UK HealthCare

First Doctoral Students Graduate through UK Nursing-Norton Healthcare Partnership

The first cohort of students to participate in an academic-practice partnership between the UK College of Nursing and Norton Healthcare graduated on Dec. 16.

LEXINGTON, Ky. (Dec. 19, 2016) —The first cohort of nursing students to benefit from an academic-practice partnership between the UK College of Nursing and Norton Healthcare graduated with doctor of nursing practice (DNP) degrees on Dec. 16.

Through the partnership, introduced in 2014 by Norton Healthcare Institute for Nursing, as many as 150 advanced practice registered nurses employed by Norton Healthcare will receive their DNPs through the UK College of Nursing. The class of 2016 is the first of five cohorts scheduled to complete the program.

The UK College of Nursing established the first DNP program in the nation. The DNP program focuses on the development of advanced competencies for complex practice, and research utilization for the improvement of clinical care delivery, patient outcomes and system management. Graduates are experts in designing, implementing, managing and evaluating health care delivery systems and will be prepared to lead at the highest clinical and executive ranks.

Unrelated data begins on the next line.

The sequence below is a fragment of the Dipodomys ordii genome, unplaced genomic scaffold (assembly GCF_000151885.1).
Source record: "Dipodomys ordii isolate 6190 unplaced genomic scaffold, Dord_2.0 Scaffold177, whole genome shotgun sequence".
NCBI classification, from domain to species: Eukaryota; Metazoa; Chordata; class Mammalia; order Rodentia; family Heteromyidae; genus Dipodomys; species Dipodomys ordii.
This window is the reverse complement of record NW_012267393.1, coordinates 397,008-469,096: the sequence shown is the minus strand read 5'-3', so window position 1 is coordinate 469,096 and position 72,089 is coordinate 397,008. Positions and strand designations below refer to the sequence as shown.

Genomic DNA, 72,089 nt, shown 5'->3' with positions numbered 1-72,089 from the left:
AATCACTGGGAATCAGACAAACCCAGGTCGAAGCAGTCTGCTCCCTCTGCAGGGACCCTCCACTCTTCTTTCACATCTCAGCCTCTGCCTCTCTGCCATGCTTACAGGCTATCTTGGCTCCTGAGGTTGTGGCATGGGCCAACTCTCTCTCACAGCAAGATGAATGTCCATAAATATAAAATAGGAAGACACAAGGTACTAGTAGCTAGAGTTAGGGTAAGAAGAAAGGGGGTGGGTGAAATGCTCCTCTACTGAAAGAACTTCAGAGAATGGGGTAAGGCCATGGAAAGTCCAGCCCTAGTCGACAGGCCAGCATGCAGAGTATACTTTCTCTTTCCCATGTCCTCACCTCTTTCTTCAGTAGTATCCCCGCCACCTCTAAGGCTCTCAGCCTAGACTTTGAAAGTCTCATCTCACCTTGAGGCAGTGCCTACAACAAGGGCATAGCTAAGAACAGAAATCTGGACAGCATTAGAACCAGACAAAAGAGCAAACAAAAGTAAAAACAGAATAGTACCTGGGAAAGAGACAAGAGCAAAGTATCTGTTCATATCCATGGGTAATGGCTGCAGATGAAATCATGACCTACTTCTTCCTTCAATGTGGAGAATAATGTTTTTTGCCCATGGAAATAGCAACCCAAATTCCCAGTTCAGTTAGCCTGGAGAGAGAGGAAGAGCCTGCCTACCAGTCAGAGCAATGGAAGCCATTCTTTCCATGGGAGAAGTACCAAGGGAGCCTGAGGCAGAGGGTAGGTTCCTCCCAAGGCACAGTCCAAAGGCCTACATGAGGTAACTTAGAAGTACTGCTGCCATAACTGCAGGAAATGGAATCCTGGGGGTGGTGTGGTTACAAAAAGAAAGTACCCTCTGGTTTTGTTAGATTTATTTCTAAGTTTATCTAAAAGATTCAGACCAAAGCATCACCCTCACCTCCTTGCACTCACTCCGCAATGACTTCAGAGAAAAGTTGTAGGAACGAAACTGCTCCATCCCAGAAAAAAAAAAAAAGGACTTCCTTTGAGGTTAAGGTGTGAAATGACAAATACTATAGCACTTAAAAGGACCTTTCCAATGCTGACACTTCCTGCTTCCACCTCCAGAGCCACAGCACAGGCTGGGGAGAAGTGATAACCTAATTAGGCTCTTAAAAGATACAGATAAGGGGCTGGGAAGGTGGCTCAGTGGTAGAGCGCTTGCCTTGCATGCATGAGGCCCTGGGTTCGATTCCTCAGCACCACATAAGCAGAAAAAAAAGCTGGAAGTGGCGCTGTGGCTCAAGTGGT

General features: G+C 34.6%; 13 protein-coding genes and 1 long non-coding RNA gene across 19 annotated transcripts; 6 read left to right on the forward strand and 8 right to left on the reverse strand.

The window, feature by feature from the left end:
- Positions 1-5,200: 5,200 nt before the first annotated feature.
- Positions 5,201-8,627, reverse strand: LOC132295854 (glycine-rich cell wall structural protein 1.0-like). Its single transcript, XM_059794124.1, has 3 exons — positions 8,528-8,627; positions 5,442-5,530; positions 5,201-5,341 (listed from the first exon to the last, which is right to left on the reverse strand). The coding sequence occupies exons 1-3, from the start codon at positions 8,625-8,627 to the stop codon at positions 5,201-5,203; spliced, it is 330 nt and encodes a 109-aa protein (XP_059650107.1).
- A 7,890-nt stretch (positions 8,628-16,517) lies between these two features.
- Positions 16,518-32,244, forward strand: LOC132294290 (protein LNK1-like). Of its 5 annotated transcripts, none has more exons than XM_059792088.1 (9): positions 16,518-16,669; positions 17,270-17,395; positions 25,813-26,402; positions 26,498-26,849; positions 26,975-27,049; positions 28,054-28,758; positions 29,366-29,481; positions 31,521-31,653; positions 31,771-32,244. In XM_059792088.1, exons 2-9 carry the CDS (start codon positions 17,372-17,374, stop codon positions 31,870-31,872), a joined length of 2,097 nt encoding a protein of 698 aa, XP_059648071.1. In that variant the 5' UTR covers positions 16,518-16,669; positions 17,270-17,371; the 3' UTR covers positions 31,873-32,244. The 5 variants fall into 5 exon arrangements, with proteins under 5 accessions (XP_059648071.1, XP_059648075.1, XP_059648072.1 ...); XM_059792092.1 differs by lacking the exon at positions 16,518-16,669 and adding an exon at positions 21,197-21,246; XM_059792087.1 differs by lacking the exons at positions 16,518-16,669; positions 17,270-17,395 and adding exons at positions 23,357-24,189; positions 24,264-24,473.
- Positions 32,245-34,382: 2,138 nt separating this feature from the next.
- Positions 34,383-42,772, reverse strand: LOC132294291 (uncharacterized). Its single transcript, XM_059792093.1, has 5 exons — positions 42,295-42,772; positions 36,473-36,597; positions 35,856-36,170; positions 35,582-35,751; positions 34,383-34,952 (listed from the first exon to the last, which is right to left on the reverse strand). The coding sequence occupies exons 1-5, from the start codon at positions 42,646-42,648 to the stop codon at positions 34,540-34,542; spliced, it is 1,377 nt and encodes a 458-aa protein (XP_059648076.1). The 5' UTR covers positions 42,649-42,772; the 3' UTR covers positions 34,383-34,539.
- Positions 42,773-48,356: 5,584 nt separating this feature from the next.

Nicole Brink started working as a bedside nurse at Norton Healthcare in 2001 and has since climbed the ranks of her profession, recently accepting a position as a nursing manager in the ICU at the Norton Audubon Hospital. With a new leadership opportunity, Brink was eager to grow in professional and academic knowledge through the DNP program. The partnership with UK College of Nursing allowed her to continue working while pursuing an advanced degree.

“The partnership has benefited me by providing me with the educational rigor that will allow me to enter my new position with the ability to see situations with a holistic approach,” Brink said.

Leaders at the UK College of Nursing and Norton Healthcare initiated the program in response to the Institute of Medicine's proclamation that shifts in the health care system necessitated more members of the nursing profession achieving higher levels of academic and leadership training. 

“This private-academic partnership is the first of its kind in the nation,” Janie Heath, dean of the UK College of Nursing and Warwick Professor of Nursing, said. “This is a model for all colleges and health care organizations to prepare resilient nurse leaders who will provide compassionate, competent and evidence-based care.”

Tracy Williams, senior vice president and system chief nursing officer of Norton Healthcare, brought forth the original vision for the partnership, stating that growing the doctoral-prepared practitioner workforce internally is a strategic economic model for Norton.

“It is also a way for us to invest in our high-performing nurses looking for growth opportunities and hopefully keep them with us for a long time,” Williams said. 

For more information about the DNP program, click here.


UK is the University for Kentucky. At UK, we are educating more students, treating more patients with complex illnesses and conducting more research and service than at any time in our 150-year history. To read more about the UK story and how you can support continued investment in your university and the Commonwealth, go to: #uk4ky #seeblue